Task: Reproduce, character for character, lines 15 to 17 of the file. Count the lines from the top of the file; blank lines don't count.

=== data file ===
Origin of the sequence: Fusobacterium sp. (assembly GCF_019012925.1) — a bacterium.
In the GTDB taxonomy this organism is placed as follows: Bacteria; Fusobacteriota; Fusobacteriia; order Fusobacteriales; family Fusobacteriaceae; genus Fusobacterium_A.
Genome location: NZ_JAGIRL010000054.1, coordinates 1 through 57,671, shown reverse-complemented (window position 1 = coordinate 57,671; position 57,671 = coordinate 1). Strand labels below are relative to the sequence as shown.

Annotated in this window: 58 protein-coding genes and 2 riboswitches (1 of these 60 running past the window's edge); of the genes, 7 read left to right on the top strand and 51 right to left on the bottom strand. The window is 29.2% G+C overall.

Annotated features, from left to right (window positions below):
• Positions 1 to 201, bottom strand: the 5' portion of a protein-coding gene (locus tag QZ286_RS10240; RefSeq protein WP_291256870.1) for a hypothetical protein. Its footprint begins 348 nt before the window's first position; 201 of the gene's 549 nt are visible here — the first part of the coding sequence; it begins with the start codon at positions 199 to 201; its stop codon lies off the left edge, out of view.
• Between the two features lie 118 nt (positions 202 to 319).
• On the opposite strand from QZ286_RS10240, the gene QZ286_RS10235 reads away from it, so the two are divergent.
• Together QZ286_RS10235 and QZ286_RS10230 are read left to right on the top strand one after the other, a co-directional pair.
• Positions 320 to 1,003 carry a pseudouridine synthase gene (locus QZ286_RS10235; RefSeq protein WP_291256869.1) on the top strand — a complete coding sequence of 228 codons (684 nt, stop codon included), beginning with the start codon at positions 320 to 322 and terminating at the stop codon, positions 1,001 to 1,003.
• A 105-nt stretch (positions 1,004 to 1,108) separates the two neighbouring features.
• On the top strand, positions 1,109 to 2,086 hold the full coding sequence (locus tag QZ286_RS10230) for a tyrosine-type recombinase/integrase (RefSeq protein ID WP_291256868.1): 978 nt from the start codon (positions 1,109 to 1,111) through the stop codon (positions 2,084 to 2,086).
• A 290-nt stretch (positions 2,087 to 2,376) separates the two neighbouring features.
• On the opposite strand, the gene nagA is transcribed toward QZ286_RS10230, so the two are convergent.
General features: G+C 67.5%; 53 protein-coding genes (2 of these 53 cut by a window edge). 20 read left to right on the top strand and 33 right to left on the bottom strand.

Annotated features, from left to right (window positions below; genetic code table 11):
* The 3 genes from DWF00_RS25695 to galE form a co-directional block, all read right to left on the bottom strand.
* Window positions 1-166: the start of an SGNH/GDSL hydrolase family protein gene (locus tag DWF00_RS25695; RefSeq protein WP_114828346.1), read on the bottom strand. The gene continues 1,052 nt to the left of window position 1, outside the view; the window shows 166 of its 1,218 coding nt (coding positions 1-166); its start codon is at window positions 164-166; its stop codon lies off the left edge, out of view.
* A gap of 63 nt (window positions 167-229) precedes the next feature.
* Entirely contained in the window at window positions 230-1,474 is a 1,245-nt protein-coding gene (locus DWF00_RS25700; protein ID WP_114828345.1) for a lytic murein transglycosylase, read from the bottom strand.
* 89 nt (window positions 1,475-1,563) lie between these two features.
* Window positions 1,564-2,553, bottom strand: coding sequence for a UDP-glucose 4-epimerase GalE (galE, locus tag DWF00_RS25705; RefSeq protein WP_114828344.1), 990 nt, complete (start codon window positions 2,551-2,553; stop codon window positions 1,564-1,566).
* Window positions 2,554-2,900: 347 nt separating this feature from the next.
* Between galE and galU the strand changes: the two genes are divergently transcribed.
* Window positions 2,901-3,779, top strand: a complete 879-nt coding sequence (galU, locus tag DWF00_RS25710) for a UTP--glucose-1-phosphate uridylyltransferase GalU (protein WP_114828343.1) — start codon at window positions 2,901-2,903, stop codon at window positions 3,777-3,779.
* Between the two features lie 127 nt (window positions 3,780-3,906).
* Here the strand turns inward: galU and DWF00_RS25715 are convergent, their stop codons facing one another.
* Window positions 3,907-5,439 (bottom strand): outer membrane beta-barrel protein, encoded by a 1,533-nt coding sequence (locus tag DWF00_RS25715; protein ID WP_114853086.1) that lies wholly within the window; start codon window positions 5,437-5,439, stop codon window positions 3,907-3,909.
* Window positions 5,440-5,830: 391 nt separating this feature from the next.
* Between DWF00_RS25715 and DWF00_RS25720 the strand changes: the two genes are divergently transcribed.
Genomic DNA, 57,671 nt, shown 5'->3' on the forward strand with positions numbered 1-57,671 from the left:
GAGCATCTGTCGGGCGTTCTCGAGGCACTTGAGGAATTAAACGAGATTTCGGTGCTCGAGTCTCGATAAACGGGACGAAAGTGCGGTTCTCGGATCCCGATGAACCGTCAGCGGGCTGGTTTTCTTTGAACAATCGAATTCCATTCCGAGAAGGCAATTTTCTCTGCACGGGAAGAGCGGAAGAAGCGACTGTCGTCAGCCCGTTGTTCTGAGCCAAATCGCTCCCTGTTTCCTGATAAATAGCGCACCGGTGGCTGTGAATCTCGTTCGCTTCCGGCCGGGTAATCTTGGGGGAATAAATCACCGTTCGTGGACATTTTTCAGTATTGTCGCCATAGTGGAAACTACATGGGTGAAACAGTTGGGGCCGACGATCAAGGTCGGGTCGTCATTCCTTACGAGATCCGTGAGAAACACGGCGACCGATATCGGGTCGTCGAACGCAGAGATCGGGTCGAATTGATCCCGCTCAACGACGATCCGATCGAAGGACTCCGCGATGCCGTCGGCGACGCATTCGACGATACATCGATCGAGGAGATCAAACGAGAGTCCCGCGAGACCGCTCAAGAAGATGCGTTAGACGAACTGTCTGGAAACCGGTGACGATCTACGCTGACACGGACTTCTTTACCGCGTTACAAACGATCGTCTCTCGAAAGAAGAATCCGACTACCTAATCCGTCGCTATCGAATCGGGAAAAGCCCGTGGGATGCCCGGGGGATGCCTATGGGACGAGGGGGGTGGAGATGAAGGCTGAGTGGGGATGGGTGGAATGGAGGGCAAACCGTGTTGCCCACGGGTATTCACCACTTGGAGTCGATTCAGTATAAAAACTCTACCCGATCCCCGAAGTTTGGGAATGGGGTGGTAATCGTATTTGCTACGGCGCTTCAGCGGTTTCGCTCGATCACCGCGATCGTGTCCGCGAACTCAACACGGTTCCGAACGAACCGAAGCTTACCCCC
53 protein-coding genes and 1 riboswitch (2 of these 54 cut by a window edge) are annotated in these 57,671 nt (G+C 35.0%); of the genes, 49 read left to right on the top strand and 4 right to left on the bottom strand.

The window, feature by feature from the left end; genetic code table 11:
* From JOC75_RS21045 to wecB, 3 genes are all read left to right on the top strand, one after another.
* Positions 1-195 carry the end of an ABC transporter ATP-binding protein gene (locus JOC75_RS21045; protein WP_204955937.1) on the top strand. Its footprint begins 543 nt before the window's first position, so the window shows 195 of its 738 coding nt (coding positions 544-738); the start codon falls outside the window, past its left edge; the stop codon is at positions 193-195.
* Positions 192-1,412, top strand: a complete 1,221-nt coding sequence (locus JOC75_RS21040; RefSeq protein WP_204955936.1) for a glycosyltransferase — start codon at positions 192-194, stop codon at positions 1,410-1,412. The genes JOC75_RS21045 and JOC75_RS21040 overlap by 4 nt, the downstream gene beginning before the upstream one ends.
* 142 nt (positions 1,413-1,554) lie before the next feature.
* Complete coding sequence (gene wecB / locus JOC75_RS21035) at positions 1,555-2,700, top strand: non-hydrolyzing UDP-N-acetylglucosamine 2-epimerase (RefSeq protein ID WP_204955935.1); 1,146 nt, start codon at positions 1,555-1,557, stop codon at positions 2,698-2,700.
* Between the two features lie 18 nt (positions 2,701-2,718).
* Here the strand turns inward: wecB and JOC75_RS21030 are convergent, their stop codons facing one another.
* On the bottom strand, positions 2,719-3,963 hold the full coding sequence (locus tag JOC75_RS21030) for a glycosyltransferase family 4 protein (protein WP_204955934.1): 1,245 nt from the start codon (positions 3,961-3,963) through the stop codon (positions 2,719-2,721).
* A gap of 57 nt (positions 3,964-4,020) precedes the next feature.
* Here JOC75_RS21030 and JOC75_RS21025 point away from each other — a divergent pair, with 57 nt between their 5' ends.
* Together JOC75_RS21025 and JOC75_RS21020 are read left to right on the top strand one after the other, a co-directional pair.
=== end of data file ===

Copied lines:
General features: G+C 67.5%; 53 protein-coding genes (2 of these 53 cut by a window edge). 20 read left to right on the top strand and 33 right to left on the bottom strand.

Annotated features, from left to right (window positions below; genetic code table 11):
* The 3 genes from DWF00_RS25695 to galE form a co-directional block, all read right to left on the bottom strand.